A U.S. federal judge shielded 1,444 Iraqi immigrants this week, most of them Christians, from being immediately deported.
U.S. District Judge Mark Goldsmith in Detroit, Michigan, issued an emergency order after hearing arguments from civil rights attorneys Monday morning. Goldsmith concluding the Iraqi nationals could face persecution if deported back to their home country and they deserve more time to seek legal intervention, according to the Detroit Free Press.
The judge gave all Iraqi immigrants who face possible eviction from the United States another two weeks to legally challenge their removals.
“The substantial allegations made here are the detainees face extreme, grave consequences: death, persecution and torture,” Goldsmith reportedly wrote in his seven-page order. “Such harm far outweighs any government interest the government may have in proceeding with the removals immediately.”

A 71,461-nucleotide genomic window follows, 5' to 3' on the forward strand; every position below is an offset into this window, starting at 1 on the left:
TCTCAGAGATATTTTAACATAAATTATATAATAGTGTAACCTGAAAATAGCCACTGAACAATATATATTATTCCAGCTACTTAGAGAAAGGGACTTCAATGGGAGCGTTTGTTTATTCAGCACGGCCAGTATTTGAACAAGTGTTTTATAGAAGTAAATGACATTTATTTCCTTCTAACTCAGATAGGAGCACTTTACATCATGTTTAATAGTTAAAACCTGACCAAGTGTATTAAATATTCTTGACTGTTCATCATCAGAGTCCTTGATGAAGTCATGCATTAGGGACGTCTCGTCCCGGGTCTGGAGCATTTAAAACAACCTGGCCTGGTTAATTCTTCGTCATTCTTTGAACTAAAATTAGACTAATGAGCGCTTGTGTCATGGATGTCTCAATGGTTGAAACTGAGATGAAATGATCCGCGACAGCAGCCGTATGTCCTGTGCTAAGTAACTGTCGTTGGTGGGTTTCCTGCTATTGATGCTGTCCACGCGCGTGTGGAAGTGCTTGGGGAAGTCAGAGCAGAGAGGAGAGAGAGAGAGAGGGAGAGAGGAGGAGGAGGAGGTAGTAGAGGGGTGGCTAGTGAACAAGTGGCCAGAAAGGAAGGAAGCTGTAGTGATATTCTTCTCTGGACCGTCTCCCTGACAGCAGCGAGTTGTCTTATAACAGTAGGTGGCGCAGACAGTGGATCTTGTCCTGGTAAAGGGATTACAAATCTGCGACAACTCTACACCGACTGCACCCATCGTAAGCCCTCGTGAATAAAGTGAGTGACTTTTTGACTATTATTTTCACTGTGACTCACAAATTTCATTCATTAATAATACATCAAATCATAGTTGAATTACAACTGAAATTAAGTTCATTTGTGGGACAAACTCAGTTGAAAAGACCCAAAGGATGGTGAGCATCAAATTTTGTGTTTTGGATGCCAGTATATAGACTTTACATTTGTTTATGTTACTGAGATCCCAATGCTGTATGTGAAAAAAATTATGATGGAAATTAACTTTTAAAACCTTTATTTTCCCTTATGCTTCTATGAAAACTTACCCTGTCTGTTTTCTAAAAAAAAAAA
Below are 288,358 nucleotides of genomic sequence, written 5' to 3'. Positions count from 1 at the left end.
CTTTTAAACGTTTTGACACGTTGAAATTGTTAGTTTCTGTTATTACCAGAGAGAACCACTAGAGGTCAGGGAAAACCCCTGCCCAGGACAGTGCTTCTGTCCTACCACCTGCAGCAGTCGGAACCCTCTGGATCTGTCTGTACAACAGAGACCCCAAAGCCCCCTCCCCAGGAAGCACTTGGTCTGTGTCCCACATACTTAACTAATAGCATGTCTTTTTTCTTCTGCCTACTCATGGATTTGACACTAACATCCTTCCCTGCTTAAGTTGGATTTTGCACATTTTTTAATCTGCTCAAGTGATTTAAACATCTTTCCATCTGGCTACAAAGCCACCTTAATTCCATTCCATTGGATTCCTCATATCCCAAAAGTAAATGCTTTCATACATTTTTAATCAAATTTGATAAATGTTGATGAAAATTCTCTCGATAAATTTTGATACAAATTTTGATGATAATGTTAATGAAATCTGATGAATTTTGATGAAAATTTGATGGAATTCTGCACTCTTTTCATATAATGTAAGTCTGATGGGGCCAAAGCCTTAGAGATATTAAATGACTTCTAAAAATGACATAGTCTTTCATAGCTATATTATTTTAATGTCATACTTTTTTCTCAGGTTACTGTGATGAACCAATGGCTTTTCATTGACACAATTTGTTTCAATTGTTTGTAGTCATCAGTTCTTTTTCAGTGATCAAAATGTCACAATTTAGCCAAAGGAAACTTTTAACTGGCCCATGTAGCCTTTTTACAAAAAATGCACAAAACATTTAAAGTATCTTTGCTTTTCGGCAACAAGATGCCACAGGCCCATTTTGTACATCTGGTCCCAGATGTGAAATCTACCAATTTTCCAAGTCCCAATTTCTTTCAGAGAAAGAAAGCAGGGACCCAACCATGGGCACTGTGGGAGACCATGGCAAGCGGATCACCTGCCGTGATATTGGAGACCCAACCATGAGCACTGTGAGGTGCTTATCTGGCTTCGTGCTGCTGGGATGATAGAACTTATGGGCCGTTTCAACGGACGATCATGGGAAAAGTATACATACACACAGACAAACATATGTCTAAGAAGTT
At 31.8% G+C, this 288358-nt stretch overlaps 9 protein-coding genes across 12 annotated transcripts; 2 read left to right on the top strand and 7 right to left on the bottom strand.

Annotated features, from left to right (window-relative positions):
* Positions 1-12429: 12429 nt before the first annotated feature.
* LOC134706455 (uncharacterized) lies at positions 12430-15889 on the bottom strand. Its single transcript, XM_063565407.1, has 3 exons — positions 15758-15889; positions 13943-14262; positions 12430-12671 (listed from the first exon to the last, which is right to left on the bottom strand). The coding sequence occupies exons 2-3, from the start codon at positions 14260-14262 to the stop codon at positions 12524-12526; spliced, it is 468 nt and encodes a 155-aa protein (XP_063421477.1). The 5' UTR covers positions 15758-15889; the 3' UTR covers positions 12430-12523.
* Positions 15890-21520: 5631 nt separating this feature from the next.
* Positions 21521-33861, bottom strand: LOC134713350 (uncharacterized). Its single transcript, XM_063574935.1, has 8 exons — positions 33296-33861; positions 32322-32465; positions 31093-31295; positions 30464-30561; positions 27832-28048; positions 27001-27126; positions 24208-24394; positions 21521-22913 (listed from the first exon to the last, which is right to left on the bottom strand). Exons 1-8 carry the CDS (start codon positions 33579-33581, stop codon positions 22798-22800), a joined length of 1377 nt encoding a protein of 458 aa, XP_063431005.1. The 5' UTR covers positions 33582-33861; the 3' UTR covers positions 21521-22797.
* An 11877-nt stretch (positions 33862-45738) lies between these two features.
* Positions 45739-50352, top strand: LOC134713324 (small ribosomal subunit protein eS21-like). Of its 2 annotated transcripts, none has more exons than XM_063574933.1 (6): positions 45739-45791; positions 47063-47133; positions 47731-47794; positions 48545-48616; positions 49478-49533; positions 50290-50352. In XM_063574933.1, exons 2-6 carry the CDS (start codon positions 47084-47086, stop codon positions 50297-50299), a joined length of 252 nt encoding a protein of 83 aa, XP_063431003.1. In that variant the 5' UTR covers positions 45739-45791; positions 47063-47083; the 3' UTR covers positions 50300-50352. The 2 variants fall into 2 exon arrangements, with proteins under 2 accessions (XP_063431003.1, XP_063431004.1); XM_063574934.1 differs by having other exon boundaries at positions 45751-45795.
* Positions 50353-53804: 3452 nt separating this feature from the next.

Most of the immigrants are Chaldeans, or Catholics who hail from Iraq, and some of them faced the threat of being deported as early as Tuesday. Although Christians make up less than 5 percent of Iraq’s total population of 36 million, they represent nearly half of Iraqi refugees living in nearby countries, according to the United Nations.
A report recently published by Open Doors USA, Served and Middle East Concern estimates that roughly half of the Christian populations of Iraq and Syria have fled since the Syrian civil war started in 2011. The report cites “the violence of conflict, including the almost complete destruction of some historically Christian towns in the Nineveh plains of northern Iraq, the emigration of others and loss of community, the rate of inflation and loss of employment opportunities and the lack of educational opportunities” as the main factors for leaving.
(H/T Detroit Free Press)